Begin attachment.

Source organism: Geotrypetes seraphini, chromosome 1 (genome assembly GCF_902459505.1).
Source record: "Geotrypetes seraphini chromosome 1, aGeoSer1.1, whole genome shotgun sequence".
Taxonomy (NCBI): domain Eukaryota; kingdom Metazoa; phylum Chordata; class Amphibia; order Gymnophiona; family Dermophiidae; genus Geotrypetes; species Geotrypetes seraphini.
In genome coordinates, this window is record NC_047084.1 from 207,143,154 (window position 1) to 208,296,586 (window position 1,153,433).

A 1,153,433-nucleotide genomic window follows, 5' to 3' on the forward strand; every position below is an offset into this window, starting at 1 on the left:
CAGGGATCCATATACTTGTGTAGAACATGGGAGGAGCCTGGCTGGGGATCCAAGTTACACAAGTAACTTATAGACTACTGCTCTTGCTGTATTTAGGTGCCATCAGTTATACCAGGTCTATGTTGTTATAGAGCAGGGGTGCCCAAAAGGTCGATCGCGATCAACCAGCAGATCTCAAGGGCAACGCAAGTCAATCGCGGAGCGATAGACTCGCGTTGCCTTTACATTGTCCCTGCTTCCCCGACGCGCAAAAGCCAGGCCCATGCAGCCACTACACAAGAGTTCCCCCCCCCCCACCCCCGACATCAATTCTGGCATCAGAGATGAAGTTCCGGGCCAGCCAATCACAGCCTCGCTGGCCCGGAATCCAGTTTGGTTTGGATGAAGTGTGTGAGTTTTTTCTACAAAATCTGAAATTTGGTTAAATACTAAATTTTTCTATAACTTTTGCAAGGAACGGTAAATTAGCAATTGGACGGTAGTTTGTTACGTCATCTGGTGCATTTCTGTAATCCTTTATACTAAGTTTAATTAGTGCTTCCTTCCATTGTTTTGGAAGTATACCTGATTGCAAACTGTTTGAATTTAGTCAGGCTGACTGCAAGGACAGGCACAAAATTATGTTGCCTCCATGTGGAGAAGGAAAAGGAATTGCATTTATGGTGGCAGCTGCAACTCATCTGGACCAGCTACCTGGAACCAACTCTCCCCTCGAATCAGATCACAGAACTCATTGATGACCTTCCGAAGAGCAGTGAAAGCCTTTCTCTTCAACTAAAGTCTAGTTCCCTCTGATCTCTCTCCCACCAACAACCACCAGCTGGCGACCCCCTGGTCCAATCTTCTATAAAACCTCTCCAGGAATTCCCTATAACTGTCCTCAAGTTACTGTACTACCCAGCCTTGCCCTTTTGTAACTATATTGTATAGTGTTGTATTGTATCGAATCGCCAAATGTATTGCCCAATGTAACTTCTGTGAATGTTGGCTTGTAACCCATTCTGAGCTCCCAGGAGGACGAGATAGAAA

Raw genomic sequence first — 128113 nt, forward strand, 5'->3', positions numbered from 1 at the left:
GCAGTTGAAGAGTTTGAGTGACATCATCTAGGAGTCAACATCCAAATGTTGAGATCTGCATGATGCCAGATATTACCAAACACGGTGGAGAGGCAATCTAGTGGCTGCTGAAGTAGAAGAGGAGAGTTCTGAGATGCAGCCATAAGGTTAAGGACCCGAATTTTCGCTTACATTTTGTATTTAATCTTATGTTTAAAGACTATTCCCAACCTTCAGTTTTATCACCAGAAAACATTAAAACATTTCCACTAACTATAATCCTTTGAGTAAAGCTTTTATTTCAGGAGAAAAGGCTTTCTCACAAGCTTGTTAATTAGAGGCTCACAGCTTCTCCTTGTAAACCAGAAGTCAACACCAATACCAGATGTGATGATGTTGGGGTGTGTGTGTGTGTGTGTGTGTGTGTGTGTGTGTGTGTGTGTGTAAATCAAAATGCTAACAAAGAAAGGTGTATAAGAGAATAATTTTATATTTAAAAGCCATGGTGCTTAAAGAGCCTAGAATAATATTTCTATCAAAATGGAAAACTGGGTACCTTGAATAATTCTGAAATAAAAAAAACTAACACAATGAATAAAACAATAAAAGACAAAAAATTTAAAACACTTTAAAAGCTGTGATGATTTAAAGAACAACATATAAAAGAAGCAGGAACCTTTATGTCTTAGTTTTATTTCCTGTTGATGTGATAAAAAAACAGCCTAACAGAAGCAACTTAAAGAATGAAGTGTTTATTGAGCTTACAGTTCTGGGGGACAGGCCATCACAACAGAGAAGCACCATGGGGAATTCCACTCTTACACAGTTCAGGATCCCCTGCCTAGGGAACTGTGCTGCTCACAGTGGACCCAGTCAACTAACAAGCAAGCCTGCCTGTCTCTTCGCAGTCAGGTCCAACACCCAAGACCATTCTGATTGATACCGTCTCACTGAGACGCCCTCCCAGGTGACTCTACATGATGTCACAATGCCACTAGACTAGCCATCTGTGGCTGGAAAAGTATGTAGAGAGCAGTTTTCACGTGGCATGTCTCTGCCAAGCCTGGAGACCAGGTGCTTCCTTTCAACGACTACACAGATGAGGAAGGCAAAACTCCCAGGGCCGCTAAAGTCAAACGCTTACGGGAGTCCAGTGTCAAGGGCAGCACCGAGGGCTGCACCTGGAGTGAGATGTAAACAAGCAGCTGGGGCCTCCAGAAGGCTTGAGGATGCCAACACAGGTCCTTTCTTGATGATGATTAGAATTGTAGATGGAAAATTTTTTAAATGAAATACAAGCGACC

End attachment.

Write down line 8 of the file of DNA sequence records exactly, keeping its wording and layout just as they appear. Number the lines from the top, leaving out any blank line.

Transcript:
GCAGTTGAAGAGTTTGAGTGACATCATCTAGGAGTCAACATCCAAATGTTGAGATCTGCATGATGCCAGATATTACCAAACACGGTGGAGAGGCAATCTAGTGGCTGCTGAAGTAGAAGAGGAGAGTTCTGAGATGCAGCCATAAGGTTAAGGACCCGAATTTTCGCTTACATTTTGTATTTAATCTTATGTTTAAAGACTATTCCCAACCTTCAGTTTTATCACCAGAAAACATTAAAACATTTCCACTAACTATAATCCTTTGAGTAAAGCTTTTATTTCAGGAGAAAAGGCTTTCTCACAAGCTTGTTAATTAGAGGCTCACAGCTTCTCCTTGTAAACCAGAAGTCAACACCAATACCAGATGTGATGATGTTGGGGTGTGTGTGTGTGTGTGTGTGTGTGTGTGTGTGTGTGTGTGTGTAAATCAAAATGCTAACAAAGAAAGGTGTATAAGAGAATAATTTTATATTTAAAAGCCATGGTGCTTAAAGAGCCTAGAATAATATTTCTATCAAAATGGAAAACTGGGTACCTTGAATAATTCTGAAATAAAAAAAACTAACACAATGAATAAAACAATAAAAGACAAAAAATTTAAAACACTTTAAAAGCTGTGATGATTTAAAGAACAACATATAAAAGAAGCAGGAACCTTTATGTCTTAGTTTTATTTCCTGTTGATGTGATAAAAAAACAGCCTAACAGAAGCAACTTAAAGAATGAAGTGTTTATTGAGCTTACAGTTCTGGGGGACAGGCCATCACAACAGAGAAGCACCATGGGGAATTCCACTCTTACACAGTTCAGGATCCCCTGCCTAGGGAACTGTGCTGCTCACAGTGGACCCAGTCAACTAACAAGCAAGCCTGCCTGTCTCTTCGCAGTCAGGTCCAACACCCAAGACCATTCTGATTGATACCGTCTCACTGAGACGCCCTCCCAGGTGACTCTACATGATGTCACAATGCCACTAGACTAGCCATCTGTGGCTGGAAAAGTATGTAGAGAGCAGTTTTCACGTGGCATGTCTCTGCCAAGCCTGGAGACCAGGTGCTTCCTTTCAACGACTACACAGATGAGGAAGGCAAAACTCCCAGGGCCGCTAAAGTCAAACGCTTACGGGAGTCCAGTGTCAAGGGCAGCACCGAGGGCTGCACCTGGAGTGAGATGTAAACAAGCAGCTGGGGCCTCCAGAAGGCTTGAGGATGCCAACACAGGTCCTTTCTTGATGATGATTAGAATTGTAGATGGAAAATTTTTTAAATGAAATACAAGCGACC